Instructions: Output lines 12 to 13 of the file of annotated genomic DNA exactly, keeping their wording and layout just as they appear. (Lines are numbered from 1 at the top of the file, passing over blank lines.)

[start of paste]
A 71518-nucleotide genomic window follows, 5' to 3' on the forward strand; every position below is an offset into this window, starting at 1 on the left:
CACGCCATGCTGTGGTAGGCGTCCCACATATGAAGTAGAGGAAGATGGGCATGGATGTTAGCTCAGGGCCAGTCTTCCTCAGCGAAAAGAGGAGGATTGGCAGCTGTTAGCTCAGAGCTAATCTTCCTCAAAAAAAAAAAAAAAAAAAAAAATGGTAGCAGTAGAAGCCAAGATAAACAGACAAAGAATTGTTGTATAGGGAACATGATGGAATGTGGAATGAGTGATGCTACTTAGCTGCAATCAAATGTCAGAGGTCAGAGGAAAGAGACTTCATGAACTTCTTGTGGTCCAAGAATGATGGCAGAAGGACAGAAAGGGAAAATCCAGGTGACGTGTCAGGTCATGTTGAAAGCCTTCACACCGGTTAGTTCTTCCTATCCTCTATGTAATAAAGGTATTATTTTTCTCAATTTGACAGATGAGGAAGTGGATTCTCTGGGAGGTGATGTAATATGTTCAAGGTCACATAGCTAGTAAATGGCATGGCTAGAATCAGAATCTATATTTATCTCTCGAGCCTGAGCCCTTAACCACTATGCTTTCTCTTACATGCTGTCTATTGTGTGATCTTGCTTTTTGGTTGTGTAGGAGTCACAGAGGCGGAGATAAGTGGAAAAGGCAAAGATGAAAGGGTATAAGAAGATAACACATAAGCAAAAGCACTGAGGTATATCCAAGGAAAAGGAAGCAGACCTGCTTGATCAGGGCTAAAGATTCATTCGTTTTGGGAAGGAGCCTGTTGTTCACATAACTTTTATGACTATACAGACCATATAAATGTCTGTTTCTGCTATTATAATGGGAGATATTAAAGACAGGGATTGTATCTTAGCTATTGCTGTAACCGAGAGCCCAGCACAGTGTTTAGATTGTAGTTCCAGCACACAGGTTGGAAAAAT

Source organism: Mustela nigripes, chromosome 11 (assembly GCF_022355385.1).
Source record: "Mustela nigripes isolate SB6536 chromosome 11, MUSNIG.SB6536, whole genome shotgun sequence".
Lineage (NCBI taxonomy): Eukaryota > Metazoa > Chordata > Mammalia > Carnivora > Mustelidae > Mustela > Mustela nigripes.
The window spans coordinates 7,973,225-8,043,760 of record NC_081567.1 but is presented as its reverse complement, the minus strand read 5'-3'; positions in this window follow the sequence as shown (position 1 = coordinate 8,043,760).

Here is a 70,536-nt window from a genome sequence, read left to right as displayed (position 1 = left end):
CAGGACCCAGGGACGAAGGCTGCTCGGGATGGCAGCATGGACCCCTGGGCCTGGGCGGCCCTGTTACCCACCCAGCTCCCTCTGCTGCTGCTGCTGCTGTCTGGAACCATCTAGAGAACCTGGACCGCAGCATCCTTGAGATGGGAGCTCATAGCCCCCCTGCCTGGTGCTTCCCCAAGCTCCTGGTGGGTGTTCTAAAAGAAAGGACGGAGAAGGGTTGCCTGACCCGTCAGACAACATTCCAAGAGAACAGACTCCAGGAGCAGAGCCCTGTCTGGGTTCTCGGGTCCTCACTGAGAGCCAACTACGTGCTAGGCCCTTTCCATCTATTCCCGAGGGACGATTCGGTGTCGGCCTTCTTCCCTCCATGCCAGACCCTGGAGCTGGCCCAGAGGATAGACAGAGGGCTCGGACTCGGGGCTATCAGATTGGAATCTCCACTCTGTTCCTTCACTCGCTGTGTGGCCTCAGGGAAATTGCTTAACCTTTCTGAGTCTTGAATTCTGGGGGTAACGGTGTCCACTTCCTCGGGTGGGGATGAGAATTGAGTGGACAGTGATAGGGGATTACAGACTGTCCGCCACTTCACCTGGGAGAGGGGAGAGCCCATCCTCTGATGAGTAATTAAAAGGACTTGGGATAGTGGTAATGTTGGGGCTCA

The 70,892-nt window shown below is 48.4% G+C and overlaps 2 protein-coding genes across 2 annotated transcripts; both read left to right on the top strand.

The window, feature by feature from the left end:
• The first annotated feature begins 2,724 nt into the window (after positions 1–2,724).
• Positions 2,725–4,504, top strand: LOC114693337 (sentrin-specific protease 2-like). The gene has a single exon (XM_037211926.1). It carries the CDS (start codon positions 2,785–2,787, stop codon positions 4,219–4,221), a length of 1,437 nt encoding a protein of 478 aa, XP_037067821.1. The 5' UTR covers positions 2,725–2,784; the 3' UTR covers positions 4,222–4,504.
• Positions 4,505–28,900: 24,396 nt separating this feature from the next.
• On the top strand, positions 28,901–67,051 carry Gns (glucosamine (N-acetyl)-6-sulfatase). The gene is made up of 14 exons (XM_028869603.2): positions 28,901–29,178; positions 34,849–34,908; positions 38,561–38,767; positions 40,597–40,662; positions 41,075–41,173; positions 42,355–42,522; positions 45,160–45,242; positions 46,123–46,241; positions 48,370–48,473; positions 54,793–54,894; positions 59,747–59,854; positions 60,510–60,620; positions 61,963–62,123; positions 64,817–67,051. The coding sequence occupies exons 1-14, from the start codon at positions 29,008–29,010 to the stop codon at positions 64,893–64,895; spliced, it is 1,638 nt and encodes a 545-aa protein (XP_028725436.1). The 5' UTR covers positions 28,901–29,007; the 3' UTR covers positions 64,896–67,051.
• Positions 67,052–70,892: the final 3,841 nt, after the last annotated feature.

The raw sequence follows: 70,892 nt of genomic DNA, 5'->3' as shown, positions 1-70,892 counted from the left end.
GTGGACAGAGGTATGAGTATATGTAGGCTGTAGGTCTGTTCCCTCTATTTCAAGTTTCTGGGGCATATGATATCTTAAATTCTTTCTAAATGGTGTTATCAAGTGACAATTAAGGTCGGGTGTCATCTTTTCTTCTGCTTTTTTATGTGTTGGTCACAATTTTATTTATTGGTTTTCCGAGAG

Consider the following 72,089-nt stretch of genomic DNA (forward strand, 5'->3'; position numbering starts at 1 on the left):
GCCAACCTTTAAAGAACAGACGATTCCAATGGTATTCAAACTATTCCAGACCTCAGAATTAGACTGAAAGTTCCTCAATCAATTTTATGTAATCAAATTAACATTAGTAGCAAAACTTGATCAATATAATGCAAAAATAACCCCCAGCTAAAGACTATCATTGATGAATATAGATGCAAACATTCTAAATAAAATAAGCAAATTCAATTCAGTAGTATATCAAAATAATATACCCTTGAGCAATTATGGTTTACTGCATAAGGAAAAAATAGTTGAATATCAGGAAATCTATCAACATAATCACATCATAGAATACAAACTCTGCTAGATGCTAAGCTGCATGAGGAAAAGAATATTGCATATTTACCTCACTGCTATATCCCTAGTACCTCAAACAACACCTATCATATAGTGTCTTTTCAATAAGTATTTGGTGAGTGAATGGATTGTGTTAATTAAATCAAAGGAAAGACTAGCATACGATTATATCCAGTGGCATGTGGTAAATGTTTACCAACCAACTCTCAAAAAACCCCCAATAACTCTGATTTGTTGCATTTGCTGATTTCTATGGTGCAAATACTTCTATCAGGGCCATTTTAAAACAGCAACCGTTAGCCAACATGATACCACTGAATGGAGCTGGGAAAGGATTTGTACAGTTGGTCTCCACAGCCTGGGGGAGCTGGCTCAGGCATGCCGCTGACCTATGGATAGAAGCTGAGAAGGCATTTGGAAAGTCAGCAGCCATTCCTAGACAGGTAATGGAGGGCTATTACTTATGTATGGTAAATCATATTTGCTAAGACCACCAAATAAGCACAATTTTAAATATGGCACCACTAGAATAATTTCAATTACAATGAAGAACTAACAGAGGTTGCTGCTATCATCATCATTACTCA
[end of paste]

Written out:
• Positions 2,725–4,504, top strand: LOC114693337 (sentrin-specific protease 2-like). The gene has a single exon (XM_037211926.1). It carries the CDS (start codon positions 2,785–2,787, stop codon positions 4,219–4,221), a length of 1,437 nt encoding a protein of 478 aa, XP_037067821.1. The 5' UTR covers positions 2,725–2,784; the 3' UTR covers positions 4,222–4,504.
• Positions 4,505–28,900: 24,396 nt separating this feature from the next.